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Walk into Clifton’s Cafeteria in downtown Los Angeles, and you’ll feel like you’ve stepped into Throwback Thursday and ordered a side of nostalgia. Clifton’s is nothing short of an institution. It opened in 1935, and was billed as the world’s largest cafeteria. At the height of the Depression it became famous as “The Cafeteria of the Golden Rule.”
Clifford Clinton, its proprietor, had a policy to never turn anyone away, whether they could pay for their hot meal or not. He wanted to give back to the community and feed the soul.
At its height, the cafeteria was serving 15,000 people a day. It drew more than the hungry; it drew the artsy, too, from Walt Disney to Jack Kerouac, who actually wrote about the cafeteria in his novel “On the Road.”
Like many other early 20th century icons, the restaurant closed, its façade covered it metal for decades. In 2010, restaurateur Andrew Meieran bought the building and spent five years restoring it to its original grandeur.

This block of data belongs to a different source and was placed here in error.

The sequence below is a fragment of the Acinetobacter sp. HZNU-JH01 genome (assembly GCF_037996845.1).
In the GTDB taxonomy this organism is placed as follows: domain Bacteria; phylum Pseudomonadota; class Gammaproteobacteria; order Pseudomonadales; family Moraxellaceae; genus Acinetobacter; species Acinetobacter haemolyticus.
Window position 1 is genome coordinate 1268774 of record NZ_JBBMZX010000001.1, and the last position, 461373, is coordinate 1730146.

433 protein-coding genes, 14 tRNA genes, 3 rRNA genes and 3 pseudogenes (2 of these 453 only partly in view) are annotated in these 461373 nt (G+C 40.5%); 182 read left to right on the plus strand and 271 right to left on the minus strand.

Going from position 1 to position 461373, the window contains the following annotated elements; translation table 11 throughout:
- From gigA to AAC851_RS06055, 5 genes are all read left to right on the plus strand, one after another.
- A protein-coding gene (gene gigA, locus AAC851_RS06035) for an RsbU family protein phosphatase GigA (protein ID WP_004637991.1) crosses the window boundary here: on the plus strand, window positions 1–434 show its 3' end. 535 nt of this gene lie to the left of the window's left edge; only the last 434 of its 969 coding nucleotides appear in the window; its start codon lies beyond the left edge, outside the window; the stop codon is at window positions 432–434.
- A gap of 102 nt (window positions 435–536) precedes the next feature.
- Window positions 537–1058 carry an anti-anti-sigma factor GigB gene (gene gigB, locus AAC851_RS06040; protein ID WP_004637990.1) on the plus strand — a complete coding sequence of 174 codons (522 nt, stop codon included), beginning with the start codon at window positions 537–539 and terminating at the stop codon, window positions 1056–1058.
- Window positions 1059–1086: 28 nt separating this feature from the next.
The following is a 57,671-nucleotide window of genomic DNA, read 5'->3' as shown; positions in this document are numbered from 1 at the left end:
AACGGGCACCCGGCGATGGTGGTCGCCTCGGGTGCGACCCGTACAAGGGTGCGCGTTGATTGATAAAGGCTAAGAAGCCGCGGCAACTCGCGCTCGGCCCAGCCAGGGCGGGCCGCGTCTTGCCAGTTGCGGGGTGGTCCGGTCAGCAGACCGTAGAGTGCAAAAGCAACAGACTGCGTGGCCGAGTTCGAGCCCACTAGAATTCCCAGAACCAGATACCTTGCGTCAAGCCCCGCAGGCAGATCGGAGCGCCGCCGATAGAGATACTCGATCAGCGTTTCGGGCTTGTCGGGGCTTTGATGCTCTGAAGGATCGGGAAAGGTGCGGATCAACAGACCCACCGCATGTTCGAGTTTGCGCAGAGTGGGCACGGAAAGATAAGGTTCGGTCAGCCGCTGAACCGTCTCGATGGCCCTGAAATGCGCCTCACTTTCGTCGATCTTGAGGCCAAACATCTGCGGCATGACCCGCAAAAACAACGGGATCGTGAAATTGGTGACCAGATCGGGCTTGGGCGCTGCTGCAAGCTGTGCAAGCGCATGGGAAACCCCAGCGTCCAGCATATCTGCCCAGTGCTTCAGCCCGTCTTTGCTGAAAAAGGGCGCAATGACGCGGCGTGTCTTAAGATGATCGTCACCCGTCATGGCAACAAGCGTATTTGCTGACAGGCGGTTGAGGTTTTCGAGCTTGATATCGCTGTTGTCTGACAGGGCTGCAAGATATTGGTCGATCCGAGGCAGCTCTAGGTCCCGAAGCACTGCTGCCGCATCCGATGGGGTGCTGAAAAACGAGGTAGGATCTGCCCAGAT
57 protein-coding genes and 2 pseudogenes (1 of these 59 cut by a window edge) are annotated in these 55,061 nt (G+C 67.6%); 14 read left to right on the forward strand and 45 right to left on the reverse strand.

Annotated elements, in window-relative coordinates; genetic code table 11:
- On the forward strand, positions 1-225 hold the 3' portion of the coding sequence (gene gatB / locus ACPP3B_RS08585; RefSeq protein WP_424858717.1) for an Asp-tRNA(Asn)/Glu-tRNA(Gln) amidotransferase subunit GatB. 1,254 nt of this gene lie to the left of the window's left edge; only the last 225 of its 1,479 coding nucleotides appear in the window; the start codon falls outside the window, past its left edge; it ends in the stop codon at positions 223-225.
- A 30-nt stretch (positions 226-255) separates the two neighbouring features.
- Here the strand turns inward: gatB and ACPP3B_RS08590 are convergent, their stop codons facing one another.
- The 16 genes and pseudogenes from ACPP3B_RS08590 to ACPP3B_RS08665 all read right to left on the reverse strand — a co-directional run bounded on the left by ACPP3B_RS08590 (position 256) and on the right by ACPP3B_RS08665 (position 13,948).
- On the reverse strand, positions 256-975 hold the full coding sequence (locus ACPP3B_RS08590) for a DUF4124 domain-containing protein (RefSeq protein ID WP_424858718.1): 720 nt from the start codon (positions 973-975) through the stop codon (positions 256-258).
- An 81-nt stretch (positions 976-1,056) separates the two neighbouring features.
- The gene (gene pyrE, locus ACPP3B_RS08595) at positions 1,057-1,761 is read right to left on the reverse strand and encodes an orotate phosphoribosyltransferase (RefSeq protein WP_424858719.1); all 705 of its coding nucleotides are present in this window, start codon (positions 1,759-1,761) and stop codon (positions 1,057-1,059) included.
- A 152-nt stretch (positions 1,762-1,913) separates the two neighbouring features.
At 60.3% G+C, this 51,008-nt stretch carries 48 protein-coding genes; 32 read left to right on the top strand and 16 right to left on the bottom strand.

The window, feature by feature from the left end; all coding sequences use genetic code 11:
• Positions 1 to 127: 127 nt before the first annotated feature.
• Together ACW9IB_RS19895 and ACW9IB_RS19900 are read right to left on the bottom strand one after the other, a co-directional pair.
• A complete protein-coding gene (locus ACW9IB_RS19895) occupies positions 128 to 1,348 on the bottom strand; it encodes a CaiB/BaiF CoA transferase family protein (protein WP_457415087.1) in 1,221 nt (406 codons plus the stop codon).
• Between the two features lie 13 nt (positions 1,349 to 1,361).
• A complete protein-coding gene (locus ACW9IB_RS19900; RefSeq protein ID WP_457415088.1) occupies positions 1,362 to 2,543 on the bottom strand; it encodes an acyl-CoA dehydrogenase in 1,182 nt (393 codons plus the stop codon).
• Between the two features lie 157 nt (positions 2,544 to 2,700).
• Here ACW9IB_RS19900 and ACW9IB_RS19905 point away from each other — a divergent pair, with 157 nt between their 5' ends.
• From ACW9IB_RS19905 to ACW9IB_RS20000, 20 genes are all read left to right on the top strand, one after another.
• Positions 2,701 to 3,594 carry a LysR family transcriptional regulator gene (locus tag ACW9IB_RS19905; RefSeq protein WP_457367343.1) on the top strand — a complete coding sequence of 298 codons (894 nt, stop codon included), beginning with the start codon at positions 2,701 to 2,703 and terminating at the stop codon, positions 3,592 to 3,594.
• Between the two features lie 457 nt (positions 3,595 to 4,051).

Since it re-opened last fall, Clifton’s massive kitchen has cooked up enough cakes and carrot salad to feed more than 125,000 customers. In keeping with its tradition of social responsibility, many of those doing the cooking were themselves in need of compassion.
According to Barbara Jacobs, who is in charge of outreach, “We’ve decided to reach out to sober living communities, at-risk youth and other groups, and offer people jobs.” Those hires amount to about 10 percent of Clifton’s workforce.
While it may not be handing out free meals anymore, it certainly hasn’t stopped treating people with dignity. Kudos to Clifton’s Cafeteria for keeping an icon alive and improving the community!